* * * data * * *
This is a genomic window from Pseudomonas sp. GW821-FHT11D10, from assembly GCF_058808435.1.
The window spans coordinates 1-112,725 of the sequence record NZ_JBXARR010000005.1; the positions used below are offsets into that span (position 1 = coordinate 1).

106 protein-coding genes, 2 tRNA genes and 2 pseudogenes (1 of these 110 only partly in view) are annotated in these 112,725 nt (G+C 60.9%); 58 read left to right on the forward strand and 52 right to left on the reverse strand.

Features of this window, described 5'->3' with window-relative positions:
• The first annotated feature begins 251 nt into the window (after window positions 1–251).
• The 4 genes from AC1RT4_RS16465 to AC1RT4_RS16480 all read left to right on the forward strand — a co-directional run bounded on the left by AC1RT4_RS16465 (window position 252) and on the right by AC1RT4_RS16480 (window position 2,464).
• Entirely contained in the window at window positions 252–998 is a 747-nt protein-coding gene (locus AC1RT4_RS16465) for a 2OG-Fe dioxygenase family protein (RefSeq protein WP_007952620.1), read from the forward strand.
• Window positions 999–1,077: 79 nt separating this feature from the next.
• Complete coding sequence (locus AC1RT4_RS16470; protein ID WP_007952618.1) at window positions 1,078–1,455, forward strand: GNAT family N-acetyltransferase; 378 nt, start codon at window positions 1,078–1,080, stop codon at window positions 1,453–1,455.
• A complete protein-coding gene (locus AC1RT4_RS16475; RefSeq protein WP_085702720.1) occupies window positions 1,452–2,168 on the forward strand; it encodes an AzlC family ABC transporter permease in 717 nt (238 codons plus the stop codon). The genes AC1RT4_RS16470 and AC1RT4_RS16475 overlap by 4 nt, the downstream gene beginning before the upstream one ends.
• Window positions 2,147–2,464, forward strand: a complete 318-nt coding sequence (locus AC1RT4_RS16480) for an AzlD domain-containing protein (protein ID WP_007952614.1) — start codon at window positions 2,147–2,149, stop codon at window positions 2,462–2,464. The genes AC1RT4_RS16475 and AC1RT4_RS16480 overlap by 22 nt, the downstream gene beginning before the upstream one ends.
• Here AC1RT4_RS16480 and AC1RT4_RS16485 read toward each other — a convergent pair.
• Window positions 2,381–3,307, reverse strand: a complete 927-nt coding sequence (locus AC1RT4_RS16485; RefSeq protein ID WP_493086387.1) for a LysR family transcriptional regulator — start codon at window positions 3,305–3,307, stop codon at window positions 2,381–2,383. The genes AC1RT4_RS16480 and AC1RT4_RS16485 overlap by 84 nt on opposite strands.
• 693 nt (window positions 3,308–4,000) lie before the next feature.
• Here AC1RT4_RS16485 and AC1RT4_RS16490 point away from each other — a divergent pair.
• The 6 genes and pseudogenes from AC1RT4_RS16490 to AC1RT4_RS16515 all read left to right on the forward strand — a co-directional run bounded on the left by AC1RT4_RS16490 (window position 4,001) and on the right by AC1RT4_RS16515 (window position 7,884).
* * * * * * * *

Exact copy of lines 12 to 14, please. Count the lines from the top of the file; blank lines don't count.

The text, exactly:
• Here AC1RT4_RS16480 and AC1RT4_RS16485 read toward each other — a convergent pair.
• Window positions 2,381–3,307, reverse strand: a complete 927-nt coding sequence (locus AC1RT4_RS16485; RefSeq protein ID WP_493086387.1) for a LysR family transcriptional regulator — start codon at window positions 3,305–3,307, stop codon at window positions 2,381–2,383. The genes AC1RT4_RS16480 and AC1RT4_RS16485 overlap by 84 nt on opposite strands.
• 693 nt (window positions 3,308–4,000) lie before the next feature.